Monday, July 11, 2005

L&S: Learning About Teaching

Steve Horwitz now paces back and forth across the front of our lecture hall, offering a revisionist take on the Great Depression. This gives him an excellent platform for explaining the theory and practice of monetary policy. It also gives him a welcome opportunity to lay a few well-deserved blows to Hoover and Roosevelt.

I find teaching at IHS Liberty & Society seminars rewarding for many, many reasons. Among those, I rank learning about teaching very highly. The good people of IHS give careful thought about how to best serve their students, and gently but persistently encourage their faculty to adopt innovative and effective teaching methods. Sitting through a seminar thus gives me a chance to watch four skilled pedagogues stretching to do their best.

Steve, for instance, does a superb job of peppering his talk with quick little questions like, "What would that do to prices?" "Who benefited from that policy?" and "How can we explain that outcome?" The students quickly adapt to his call-and-answer rhythm, offering answers without raising their hands. Steve thereby keeps his audience engaged while at the same time winning near-constant feedback about whether they follow his train of thought.


Anonymous said...

Did Professor Horwitz spend five minutes discussing the "non-revisionist" causes of the GD? If not, then it sounds more like indoctrination that education, especially considering the youthfulness and lack of sophistication of the audience. And why does he pace back and forth so much? Did he have a triple expresso at Starbucks before giving his lecture?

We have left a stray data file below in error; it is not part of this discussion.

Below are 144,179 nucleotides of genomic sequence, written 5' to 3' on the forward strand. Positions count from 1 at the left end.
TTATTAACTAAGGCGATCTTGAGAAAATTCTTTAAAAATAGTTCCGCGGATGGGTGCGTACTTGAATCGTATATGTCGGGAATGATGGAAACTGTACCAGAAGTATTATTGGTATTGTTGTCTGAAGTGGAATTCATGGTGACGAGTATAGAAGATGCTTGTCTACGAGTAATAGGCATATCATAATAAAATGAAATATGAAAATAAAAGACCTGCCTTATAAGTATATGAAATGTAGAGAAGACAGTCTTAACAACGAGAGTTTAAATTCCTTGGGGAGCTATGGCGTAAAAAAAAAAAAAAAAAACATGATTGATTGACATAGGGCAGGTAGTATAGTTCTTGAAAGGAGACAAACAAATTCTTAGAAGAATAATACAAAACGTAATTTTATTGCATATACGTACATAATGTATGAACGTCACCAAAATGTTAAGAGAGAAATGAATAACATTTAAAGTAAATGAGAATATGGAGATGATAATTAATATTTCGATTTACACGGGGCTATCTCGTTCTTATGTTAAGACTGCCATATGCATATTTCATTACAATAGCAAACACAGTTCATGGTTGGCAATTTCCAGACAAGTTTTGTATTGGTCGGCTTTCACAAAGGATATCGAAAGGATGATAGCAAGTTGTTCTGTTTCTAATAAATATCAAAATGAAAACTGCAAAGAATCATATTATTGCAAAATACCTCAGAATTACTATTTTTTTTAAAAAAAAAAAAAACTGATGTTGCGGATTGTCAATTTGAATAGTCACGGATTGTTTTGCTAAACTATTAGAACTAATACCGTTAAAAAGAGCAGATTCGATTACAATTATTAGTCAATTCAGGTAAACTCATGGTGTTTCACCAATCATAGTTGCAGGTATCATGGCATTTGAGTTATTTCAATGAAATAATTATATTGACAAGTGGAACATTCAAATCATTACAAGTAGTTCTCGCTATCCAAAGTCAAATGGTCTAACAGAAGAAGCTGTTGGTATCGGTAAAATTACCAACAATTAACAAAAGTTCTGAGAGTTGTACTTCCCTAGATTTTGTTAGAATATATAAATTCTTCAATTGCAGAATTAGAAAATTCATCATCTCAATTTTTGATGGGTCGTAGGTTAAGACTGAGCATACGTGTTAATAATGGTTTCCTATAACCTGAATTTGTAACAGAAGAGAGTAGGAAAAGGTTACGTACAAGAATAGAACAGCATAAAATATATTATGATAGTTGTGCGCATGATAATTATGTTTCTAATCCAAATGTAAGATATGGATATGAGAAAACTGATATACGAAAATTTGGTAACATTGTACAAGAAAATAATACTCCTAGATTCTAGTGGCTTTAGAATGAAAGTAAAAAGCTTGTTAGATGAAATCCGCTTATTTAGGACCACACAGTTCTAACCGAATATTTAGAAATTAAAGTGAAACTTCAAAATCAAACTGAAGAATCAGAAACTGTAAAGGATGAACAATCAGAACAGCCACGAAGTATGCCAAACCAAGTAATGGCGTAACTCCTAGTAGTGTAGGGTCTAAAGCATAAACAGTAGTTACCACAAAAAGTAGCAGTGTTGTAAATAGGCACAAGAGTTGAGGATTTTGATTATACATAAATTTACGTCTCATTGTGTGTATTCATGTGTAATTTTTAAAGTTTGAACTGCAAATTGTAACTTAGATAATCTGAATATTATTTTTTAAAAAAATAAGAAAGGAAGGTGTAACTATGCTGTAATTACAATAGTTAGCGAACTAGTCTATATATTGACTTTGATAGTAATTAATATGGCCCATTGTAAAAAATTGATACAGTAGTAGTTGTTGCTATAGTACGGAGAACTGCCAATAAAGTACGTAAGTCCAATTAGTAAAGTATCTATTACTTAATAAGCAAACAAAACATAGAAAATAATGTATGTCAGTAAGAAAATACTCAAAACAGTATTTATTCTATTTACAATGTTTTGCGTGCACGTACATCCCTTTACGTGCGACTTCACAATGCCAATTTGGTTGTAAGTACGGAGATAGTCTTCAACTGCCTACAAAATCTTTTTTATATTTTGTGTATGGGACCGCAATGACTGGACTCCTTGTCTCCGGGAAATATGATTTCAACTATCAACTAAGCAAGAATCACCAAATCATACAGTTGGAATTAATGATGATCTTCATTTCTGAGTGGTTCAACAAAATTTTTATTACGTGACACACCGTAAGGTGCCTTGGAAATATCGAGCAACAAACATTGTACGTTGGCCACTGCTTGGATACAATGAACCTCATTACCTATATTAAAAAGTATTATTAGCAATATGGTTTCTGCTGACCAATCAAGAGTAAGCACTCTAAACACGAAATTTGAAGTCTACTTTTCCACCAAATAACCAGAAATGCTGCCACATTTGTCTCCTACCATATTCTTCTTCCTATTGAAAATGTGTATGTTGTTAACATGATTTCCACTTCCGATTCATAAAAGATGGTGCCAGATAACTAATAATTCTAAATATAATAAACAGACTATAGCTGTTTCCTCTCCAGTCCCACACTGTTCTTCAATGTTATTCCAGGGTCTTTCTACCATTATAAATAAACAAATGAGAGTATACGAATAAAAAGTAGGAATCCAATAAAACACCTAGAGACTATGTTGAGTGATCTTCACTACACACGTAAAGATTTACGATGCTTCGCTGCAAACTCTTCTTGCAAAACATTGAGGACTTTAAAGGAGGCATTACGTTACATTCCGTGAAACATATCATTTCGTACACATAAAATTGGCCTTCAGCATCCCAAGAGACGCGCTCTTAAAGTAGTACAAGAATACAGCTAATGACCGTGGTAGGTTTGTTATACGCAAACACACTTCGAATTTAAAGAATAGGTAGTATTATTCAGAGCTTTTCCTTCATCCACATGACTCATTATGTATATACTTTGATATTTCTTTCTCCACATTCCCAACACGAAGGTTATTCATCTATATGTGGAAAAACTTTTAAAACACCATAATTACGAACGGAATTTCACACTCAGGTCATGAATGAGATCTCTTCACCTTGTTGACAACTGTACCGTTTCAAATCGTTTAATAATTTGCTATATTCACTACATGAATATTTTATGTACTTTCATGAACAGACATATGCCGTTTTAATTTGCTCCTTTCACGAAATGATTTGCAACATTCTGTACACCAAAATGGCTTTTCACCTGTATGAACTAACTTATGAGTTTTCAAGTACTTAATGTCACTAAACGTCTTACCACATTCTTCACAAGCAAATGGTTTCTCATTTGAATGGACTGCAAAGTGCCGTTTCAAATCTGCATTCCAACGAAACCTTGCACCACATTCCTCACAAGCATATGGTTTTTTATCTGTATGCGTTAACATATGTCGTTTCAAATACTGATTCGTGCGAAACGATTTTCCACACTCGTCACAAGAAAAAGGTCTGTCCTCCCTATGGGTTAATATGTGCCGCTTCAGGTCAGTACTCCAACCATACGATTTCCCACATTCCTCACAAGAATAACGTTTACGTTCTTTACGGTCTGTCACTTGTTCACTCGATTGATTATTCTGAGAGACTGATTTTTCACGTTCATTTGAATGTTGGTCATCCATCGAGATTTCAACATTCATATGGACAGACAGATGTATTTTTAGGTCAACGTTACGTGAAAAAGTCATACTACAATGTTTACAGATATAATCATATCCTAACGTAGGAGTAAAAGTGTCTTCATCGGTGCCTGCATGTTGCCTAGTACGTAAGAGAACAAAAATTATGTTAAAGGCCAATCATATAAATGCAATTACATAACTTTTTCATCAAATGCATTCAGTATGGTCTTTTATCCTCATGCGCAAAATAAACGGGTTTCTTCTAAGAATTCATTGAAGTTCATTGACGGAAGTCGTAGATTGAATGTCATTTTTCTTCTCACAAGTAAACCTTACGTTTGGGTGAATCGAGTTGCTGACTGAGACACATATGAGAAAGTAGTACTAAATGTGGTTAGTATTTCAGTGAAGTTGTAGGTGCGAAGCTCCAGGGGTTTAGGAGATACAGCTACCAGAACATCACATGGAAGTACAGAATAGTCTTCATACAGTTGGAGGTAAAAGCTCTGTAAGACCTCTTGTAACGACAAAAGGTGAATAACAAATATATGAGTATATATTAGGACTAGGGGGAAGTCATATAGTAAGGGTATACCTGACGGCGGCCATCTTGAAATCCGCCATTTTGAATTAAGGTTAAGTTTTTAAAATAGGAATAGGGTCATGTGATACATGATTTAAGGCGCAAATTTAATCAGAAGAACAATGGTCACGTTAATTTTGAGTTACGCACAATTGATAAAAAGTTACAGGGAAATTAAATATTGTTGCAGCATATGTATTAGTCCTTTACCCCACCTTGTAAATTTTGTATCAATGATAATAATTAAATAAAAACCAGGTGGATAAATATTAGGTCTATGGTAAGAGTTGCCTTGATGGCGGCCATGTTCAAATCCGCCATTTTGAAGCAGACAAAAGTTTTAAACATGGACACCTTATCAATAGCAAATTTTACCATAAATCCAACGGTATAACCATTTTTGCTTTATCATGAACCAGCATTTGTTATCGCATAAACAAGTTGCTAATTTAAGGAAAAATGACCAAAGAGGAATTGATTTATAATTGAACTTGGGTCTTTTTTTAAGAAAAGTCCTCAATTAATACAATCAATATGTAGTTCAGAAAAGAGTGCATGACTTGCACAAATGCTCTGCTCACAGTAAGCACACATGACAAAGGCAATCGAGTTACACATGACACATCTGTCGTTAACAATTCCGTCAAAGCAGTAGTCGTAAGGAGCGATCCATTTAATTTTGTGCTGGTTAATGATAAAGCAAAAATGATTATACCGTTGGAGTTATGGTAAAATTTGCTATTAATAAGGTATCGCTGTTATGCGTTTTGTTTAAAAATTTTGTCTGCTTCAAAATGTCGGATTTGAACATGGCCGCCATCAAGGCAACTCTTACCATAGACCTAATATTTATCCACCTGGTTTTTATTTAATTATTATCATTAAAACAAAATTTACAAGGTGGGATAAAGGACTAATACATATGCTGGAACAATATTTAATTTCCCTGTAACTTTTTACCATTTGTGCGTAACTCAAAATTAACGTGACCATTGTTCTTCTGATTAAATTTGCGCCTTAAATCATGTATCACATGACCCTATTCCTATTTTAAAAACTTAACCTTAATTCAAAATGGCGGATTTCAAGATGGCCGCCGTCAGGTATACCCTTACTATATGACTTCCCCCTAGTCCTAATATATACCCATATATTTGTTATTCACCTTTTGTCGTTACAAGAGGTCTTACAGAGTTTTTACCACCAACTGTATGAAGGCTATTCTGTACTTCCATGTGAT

Glen Whitman said...

Actually, Steve's explanation is pretty close to the conventional wisdom among economists. It's only revisionist in the sense that it differs from the popular mythology about the Great Depression, which most economists consider simplistic at best.

But even if Steve's account were truly revisionist, how would presenting it count as indoctrination? The non-revisionist account is regularly presented (in school, in the media) as though it were gospel, with nary a hint of alternative accounts. That, I think, is the true indoctrination. Giving an alternative version to listeners who have probably already heard the usual story is more like, well, enlightenment.

Steven Horwitz said...

I'm a born pacer. It's how I think on my feet. I have gotten better over the years though. My first semester teaching, I paced so vigorously that I actually caused a student to be motion sick!